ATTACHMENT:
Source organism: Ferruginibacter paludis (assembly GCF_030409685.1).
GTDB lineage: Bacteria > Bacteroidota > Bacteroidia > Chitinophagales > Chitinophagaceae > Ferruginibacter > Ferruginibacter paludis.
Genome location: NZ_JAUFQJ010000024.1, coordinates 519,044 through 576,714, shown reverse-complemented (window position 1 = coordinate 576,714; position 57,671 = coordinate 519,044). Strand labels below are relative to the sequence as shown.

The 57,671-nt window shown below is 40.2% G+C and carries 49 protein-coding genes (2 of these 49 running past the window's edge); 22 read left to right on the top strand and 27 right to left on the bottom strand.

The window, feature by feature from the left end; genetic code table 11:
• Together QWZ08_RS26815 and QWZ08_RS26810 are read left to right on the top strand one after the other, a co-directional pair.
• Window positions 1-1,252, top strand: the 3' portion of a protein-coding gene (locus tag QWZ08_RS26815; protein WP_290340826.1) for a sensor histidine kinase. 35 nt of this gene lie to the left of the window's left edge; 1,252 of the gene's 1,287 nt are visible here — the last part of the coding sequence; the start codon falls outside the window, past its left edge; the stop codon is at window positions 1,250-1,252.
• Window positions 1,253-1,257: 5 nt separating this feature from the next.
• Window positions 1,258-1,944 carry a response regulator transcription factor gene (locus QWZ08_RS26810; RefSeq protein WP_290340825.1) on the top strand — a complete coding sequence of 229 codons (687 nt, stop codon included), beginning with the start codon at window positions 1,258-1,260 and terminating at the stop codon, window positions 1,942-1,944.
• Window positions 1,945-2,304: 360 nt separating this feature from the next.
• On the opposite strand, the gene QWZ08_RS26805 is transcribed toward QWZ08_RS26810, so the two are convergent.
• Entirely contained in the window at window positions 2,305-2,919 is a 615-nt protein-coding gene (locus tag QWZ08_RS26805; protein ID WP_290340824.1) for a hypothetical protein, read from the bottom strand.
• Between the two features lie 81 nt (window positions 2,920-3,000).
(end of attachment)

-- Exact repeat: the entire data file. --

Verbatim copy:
Source organism: Ferruginibacter paludis (assembly GCF_030409685.1).
GTDB lineage: Bacteria > Bacteroidota > Bacteroidia > Chitinophagales > Chitinophagaceae > Ferruginibacter > Ferruginibacter paludis.
Genome location: NZ_JAUFQJ010000024.1, coordinates 519,044 through 576,714, shown reverse-complemented (window position 1 = coordinate 576,714; position 57,671 = coordinate 519,044). Strand labels below are relative to the sequence as shown.

The 57,671-nt window shown below is 40.2% G+C and carries 49 protein-coding genes (2 of these 49 running past the window's edge); 22 read left to right on the top strand and 27 right to left on the bottom strand.

The window, feature by feature from the left end; genetic code table 11:
• Together QWZ08_RS26815 and QWZ08_RS26810 are read left to right on the top strand one after the other, a co-directional pair.
• Window positions 1-1,252, top strand: the 3' portion of a protein-coding gene (locus tag QWZ08_RS26815; protein WP_290340826.1) for a sensor histidine kinase. 35 nt of this gene lie to the left of the window's left edge; 1,252 of the gene's 1,287 nt are visible here — the last part of the coding sequence; the start codon falls outside the window, past its left edge; the stop codon is at window positions 1,250-1,252.
• Window positions 1,253-1,257: 5 nt separating this feature from the next.
• Window positions 1,258-1,944 carry a response regulator transcription factor gene (locus QWZ08_RS26810; RefSeq protein WP_290340825.1) on the top strand — a complete coding sequence of 229 codons (687 nt, stop codon included), beginning with the start codon at window positions 1,258-1,260 and terminating at the stop codon, window positions 1,942-1,944.
• Window positions 1,945-2,304: 360 nt separating this feature from the next.
• On the opposite strand, the gene QWZ08_RS26805 is transcribed toward QWZ08_RS26810, so the two are convergent.
• Entirely contained in the window at window positions 2,305-2,919 is a 615-nt protein-coding gene (locus tag QWZ08_RS26805; protein ID WP_290340824.1) for a hypothetical protein, read from the bottom strand.
• Between the two features lie 81 nt (window positions 2,920-3,000).